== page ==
A Newshour Extra For Students Special Report:
fights new form of terrorism
In the weeks following the Sept. 11 plane crashes, the American public tried to recover from the destruction and hoped the future would be peaceful and free of other attacks.
However, by early October there were reports of a new threat arriving not by air, but by mail.
So far, there are 17 people with confirmed anthrax cases since the outbreak began. Ten have the inhaled form, including four who have died. The others have less severe skin infections.
Anthrax is a bacteria--tiny organism that can cause sickness. The bacteria can be found on sheep and goats, but it is very rare in the United States.
Infection in humans can occur in three ways: through a cut on the skin (cutaneous), by inhaling the spores (pulmonary) or by eating meat contaminated with anthrax (gastrointestinal). It is not contagious, and a person sick with anthrax cannot spread it to another person.
Left untreated, around 5 percent of cases turn into a dangerous bloodstream infection, which is almost always fatal. However, if it is detected early, treatment with antibiotic drugs is almost always successful.
The FBI has received over 3,000 reports involving anthrax or other dangerous agents since October 1. Most turned out to be "false alarms or practical jokes."
Hundreds of false alarms from London to Australia were reported, but no real case of anthrax has been found outside of the U.S.
A germ weapon?
Anthrax is a potential biological weapon because the particals, called spores, are easy to produce and can be stored for long periods. Many trained biologists can produce anthrax from a sample but it is much more difficult to turn it into a biological weapon in the form of a fine mist that can be inhaled.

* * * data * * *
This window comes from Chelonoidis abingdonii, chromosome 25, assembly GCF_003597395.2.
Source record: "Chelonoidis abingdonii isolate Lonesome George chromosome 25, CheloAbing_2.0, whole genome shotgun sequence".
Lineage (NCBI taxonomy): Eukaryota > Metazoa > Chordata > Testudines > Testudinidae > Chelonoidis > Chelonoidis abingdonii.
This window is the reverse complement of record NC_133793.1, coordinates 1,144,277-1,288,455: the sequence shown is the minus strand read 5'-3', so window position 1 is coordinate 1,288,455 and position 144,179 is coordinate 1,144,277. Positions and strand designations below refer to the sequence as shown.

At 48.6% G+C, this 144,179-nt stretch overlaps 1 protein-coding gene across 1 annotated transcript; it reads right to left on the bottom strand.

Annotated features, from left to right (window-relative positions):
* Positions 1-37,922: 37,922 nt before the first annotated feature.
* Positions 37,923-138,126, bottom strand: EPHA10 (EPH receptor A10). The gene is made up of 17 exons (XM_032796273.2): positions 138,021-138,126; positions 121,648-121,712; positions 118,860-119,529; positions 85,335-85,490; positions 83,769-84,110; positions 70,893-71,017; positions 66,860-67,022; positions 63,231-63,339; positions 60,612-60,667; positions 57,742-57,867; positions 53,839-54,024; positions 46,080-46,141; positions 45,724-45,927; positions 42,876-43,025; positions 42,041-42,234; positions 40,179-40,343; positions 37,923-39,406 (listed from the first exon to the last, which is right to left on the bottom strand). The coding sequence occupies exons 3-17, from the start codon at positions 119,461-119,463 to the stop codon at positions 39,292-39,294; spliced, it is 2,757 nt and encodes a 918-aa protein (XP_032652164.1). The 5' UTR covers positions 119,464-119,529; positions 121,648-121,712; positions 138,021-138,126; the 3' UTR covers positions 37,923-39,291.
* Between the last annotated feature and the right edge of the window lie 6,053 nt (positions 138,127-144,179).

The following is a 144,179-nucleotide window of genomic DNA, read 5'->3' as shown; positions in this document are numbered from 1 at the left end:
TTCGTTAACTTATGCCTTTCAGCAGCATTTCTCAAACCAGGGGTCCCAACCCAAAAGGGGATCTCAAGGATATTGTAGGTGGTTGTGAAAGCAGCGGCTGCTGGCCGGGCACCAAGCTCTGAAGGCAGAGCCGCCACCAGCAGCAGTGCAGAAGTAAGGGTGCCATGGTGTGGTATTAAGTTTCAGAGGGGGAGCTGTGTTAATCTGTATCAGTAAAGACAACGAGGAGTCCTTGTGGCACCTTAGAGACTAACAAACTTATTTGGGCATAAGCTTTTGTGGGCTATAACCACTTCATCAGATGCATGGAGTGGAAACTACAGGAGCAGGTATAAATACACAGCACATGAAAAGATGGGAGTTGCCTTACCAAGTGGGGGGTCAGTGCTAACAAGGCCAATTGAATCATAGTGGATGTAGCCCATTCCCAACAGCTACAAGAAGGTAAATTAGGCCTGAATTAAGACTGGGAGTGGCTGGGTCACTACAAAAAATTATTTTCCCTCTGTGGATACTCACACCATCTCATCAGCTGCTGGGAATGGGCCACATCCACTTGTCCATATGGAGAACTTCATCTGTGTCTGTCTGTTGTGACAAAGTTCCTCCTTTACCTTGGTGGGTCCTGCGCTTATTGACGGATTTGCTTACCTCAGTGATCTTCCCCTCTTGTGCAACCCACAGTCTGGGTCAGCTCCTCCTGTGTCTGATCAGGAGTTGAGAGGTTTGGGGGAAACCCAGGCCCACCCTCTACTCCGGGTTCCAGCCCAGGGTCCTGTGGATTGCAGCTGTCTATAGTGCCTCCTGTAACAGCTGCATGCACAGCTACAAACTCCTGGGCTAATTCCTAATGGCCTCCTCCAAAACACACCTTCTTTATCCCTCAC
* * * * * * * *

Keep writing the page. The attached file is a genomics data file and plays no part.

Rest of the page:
Although anthrax is getting a lot of attention now, it is not a new disease in the United States. From 1900 to 1976, 18 cases of the inhaled version were reported. In the early 1900s, the nation had about 200 cases a year of a less threatening form in which the germ infects the skin.
The bacteria sometimes entered the United States on imported animal hides. One common source of the disease was shaving brushes made from infected horse hair.
Decades ago, both the United States and the former Soviet Union produced anthrax as a potential weapon, but since 1972 it's been illegal internationally to use deadly germs in an act of war.
Changing the future of mail
Postmaster General Jack Potts is in charge of the U.S. Postal Service. He said the risks to the general public of receiving tainted mail were "infinitesimally small If people just use prudent judgment, use common sense, there is nothing to fear."
Mailrooms across the country are using new procedures to protect workers and people who open mail. The Postal Service plans to send all households a notice outlining safety procedures.
It's too early to say for sure how the anthrax scare will affect how items and messages get from one person or business to another, but alternatives to mail with envelopes may become more popular.
With the holidays approaching, Hallmark will encourage postcards as a way of sending greetings and Internet analysts say inboxes are going to grow as more people decide that e-mail is safer than snail mail.
For more on this topic, the Online NewsHour is following stories on the investigation and the U.S. reaction.
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